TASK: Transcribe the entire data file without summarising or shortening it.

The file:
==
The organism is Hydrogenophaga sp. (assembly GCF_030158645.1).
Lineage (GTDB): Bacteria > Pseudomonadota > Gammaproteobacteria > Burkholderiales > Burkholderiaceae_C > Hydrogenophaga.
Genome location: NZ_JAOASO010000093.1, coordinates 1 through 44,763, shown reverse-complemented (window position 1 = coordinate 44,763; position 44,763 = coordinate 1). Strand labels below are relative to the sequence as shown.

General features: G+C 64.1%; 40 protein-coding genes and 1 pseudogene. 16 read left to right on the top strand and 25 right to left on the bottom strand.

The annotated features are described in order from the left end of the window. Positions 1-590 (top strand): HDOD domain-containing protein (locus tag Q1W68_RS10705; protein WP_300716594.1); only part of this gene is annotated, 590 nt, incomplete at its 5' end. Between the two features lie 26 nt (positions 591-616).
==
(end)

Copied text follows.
The organism is Hydrogenophaga sp. (assembly GCF_030158645.1).
Lineage (GTDB): Bacteria > Pseudomonadota > Gammaproteobacteria > Burkholderiales > Burkholderiaceae_C > Hydrogenophaga.
Genome location: NZ_JAOASO010000093.1, coordinates 1 through 44,763, shown reverse-complemented (window position 1 = coordinate 44,763; position 44,763 = coordinate 1). Strand labels below are relative to the sequence as shown.

General features: G+C 64.1%; 40 protein-coding genes and 1 pseudogene. 16 read left to right on the top strand and 25 right to left on the bottom strand.

The annotated features are described in order from the left end of the window. Positions 1-590 (top strand): HDOD domain-containing protein (locus tag Q1W68_RS10705; protein WP_300716594.1); only part of this gene is annotated, 590 nt, incomplete at its 5' end. Between the two features lie 26 nt (positions 591-616).